Ernesto Che Guevara Free PDF by I. R. Lavretsky (1976) With Illustrations

Ernesto Che Guevara Free PDF by I. R. Lavretsky (1976) With Illustrations

Ernesto Che Guevara Free PDF
This book by I. R. Lavretsky, Dr. Sc. (Hist.), Is concerned with the life and activities of the outstanding revolutionary and fighter for the national liberation of the Latin American peoples Ernesto Che Guevara. The author makes use of numerous documents, press Items, notes from personal conversations with friends, relatives, and comrades-in-arms of Che Guevara, as well as a wealth of photographs.

Excerpt from the book's introduction

On a February evening in 1969, we were sitting in Alberto Granados’ spacious living room in Miramar, a suburb of Havana. The Company included Don Ernesto Guevara Lynch, Alberto and myself. Alberto’s Venezuelan wife, Julia, joined in from time to time. We talked about Che’s childhood and adolescence. A tropical downpour released floods of water over the villa. Lightning flashed through the Venetian blinds and thunder roared like a nearby cannonade. lt made one feel cozy to be under shelter in such nasty weather—pity the fellow who was caught in the mountains or the manga as the Cubans call their fields covered with prickly underbrush. The tropics are often called melancholy but they are menacing as well. Life there is difficult and often dangerous. Gaming a living in the tropics takes courage, stamina, iron will, resourcefulness and, of course, luck. At the time of the meeting, Che’s father was just under seventy years old. He was of average height and had an erect figure. His keen eyes shone through his tortoise-shell glasses. He spoke with the typical La Plata accent with which it is so easy to pick out an Argentine and, like all Argentines and Uruguayans, he made frequent use of the interjection “che”.

Pundits argue that the Argentines borrowed this “che” from the Guarani Indians for whom it means “my”. But for the residents of the pampas “che” can express, depending on intonation and context, the entire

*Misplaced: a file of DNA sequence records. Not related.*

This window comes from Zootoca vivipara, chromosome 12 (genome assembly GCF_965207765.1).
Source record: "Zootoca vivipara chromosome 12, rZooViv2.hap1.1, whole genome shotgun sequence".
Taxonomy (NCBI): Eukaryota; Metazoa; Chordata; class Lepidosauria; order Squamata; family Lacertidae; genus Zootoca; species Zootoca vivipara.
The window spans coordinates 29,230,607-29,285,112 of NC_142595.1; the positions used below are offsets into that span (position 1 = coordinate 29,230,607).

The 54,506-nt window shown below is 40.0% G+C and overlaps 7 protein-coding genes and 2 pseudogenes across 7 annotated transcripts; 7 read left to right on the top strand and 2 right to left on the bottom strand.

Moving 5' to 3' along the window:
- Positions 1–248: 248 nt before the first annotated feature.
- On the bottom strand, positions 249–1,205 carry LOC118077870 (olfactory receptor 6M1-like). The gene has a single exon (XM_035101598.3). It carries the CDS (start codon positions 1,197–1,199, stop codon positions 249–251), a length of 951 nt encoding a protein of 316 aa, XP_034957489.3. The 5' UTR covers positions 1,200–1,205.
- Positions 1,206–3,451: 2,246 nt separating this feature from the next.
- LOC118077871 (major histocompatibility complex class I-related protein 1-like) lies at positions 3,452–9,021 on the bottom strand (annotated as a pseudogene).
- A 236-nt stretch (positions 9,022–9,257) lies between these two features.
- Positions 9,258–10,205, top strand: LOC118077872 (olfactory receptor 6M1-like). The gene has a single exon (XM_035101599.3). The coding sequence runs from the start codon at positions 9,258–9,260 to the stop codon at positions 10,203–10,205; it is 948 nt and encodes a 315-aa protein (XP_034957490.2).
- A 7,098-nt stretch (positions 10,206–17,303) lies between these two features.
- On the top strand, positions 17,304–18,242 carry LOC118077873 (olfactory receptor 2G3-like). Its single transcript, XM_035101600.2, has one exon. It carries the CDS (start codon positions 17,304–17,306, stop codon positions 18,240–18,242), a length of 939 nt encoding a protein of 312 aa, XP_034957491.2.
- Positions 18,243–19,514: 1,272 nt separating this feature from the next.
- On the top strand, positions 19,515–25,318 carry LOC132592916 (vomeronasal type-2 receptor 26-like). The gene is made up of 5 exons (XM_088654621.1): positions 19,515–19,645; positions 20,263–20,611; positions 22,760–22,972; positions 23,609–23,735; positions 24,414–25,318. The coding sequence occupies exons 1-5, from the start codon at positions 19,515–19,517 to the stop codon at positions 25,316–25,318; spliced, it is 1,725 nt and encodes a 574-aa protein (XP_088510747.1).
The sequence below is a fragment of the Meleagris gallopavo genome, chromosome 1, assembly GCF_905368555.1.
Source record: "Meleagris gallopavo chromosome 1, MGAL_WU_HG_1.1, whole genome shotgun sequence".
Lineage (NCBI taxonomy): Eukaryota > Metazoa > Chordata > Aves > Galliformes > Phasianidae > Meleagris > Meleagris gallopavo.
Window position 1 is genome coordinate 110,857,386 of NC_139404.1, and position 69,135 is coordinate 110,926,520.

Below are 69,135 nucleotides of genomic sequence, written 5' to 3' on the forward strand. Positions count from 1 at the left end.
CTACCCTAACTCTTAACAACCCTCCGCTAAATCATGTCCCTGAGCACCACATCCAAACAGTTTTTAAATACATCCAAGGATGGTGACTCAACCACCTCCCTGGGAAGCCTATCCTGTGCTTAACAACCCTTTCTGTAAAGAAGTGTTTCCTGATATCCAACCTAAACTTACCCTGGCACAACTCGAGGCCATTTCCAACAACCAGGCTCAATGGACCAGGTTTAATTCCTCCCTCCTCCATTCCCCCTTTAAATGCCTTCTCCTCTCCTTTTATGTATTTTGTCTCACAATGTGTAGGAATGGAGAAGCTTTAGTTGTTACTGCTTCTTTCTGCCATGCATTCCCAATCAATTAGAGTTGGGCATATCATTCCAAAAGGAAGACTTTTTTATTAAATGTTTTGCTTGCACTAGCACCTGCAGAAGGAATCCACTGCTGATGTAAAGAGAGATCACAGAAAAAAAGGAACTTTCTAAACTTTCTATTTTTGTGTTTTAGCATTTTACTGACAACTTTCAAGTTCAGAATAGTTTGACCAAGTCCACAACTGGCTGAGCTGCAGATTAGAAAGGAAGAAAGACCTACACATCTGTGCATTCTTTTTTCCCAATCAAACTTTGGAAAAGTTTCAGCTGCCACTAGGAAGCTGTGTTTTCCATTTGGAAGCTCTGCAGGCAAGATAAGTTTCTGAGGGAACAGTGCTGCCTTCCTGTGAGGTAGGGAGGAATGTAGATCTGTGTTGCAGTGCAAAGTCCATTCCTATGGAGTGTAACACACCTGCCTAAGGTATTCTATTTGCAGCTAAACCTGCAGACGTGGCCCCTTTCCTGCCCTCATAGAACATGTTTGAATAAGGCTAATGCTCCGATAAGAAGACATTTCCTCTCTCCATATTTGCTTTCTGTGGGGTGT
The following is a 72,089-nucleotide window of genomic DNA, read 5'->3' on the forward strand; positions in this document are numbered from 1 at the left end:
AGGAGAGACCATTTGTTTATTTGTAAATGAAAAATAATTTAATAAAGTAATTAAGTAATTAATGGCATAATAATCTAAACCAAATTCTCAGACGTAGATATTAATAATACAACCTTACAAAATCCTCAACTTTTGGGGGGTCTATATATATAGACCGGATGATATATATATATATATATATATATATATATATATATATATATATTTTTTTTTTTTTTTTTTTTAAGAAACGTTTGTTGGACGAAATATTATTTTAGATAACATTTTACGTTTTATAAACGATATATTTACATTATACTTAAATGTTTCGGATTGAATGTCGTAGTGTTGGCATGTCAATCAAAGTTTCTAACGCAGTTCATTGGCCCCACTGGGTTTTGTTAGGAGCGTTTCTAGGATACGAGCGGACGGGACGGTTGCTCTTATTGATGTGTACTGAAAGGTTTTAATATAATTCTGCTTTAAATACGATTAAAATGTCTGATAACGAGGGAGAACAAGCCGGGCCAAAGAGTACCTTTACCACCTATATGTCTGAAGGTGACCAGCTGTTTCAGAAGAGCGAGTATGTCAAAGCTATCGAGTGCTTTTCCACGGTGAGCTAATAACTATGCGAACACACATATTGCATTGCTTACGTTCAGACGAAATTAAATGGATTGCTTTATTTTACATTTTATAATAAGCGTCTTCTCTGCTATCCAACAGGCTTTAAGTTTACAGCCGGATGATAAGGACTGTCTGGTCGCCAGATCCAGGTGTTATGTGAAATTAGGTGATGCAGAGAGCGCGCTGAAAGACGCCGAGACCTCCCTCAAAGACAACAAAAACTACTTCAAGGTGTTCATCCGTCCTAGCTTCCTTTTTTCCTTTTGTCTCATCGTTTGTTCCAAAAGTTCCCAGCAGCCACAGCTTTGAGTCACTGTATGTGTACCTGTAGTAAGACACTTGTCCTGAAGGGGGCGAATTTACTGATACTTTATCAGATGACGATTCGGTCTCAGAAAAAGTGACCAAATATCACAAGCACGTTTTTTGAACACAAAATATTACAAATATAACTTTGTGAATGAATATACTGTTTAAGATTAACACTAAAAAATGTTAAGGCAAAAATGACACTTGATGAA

the spectrum of human passions—surprise, exhilaration, sorrow, ten- demons, approval or protest. It was because of fondness for this interjection that the Cuban rebels gave Don Ernesto’s son, Ernesto Guevara, the nickname “Che'’. With time this nickname became his pseudonym in combat and was firmly attached to his name. He became known as Ernesto

Che Guevara both in Cuba and throughout the world. After the overthrow of Batista, Guevara, now the director of the Cuban National Bank, added the signature “Che” to the new banknotes and caused great indignation among the counter-revolutionaries. When he was once asked, after the victory of the Cuban Revolution, whether he liked his new name, he answered: “ For me ‘Che’ signifies all that is most important and valuable in my life. 1t couldn’t be otherwise. After all, my first name and surname represent something small, private, insignificant.”

Contents of the book

First Steps. - Character Formation. 26 A Lost Battle. 42 The “Granma”. 61


Fighting in the Mountains. 79 The Daily Life of a Guerrilla. 99 Through Santa Clara to Havana. 116


 In the Whirlwind of Revolution. 140 The World of Socialism. 164 A Shock Worker for Communism. 184 “Cuba Si, Yanqui No!”. 194

A Mysterious Disappearance. 207 The Camp on the Nancahuasu River. 228 And Again the Thunder of Battle.. 248 On the Other Side of the Barricades. 276 The Immortal Cause of Revolution.. 291


The book was translated from the Russian by A. B. Eklof and was designed by V. An. The book was first published by Progress Publishers in 1976.

Author:  I. R. Lavretsky
Translator: A. B. Eklof
Publication Date:1976

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